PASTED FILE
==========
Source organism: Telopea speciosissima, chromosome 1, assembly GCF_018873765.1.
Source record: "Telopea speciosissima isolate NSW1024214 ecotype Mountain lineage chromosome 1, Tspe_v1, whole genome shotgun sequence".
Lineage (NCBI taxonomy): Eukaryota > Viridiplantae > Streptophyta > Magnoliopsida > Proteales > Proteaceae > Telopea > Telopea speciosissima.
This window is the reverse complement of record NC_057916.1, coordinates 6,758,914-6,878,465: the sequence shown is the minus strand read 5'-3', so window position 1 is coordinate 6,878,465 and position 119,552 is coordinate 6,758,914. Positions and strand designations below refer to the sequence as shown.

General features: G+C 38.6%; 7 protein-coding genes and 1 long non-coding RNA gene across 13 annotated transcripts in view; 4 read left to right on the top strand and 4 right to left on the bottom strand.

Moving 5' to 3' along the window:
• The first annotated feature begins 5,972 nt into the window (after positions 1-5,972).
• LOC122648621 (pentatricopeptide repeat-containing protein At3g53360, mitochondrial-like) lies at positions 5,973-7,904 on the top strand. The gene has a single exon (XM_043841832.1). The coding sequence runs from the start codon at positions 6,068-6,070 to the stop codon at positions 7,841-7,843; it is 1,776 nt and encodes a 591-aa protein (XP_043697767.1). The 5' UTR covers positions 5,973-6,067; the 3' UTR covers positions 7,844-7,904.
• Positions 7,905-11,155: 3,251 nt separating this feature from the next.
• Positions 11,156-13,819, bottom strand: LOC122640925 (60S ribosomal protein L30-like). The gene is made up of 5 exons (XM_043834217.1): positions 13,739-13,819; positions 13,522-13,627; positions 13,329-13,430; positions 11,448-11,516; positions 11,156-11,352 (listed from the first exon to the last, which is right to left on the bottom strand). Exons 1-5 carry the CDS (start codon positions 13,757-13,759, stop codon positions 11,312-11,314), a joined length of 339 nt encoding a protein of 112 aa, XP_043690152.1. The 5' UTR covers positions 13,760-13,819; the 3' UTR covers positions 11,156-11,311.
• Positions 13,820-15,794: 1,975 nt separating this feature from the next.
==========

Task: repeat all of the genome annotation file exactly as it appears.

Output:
Source organism: Telopea speciosissima, chromosome 1, assembly GCF_018873765.1.
Source record: "Telopea speciosissima isolate NSW1024214 ecotype Mountain lineage chromosome 1, Tspe_v1, whole genome shotgun sequence".
Lineage (NCBI taxonomy): Eukaryota > Viridiplantae > Streptophyta > Magnoliopsida > Proteales > Proteaceae > Telopea > Telopea speciosissima.
This window is the reverse complement of record NC_057916.1, coordinates 6,758,914-6,878,465: the sequence shown is the minus strand read 5'-3', so window position 1 is coordinate 6,878,465 and position 119,552 is coordinate 6,758,914. Positions and strand designations below refer to the sequence as shown.

General features: G+C 38.6%; 7 protein-coding genes and 1 long non-coding RNA gene across 13 annotated transcripts in view; 4 read left to right on the top strand and 4 right to left on the bottom strand.

Moving 5' to 3' along the window:
• The first annotated feature begins 5,972 nt into the window (after positions 1-5,972).
• LOC122648621 (pentatricopeptide repeat-containing protein At3g53360, mitochondrial-like) lies at positions 5,973-7,904 on the top strand. The gene has a single exon (XM_043841832.1). The coding sequence runs from the start codon at positions 6,068-6,070 to the stop codon at positions 7,841-7,843; it is 1,776 nt and encodes a 591-aa protein (XP_043697767.1). The 5' UTR covers positions 5,973-6,067; the 3' UTR covers positions 7,844-7,904.
• Positions 7,905-11,155: 3,251 nt separating this feature from the next.
• Positions 11,156-13,819, bottom strand: LOC122640925 (60S ribosomal protein L30-like). The gene is made up of 5 exons (XM_043834217.1): positions 13,739-13,819; positions 13,522-13,627; positions 13,329-13,430; positions 11,448-11,516; positions 11,156-11,352 (listed from the first exon to the last, which is right to left on the bottom strand). Exons 1-5 carry the CDS (start codon positions 13,757-13,759, stop codon positions 11,312-11,314), a joined length of 339 nt encoding a protein of 112 aa, XP_043690152.1. The 5' UTR covers positions 13,760-13,819; the 3' UTR covers positions 11,156-11,311.
• Positions 13,820-15,794: 1,975 nt separating this feature from the next.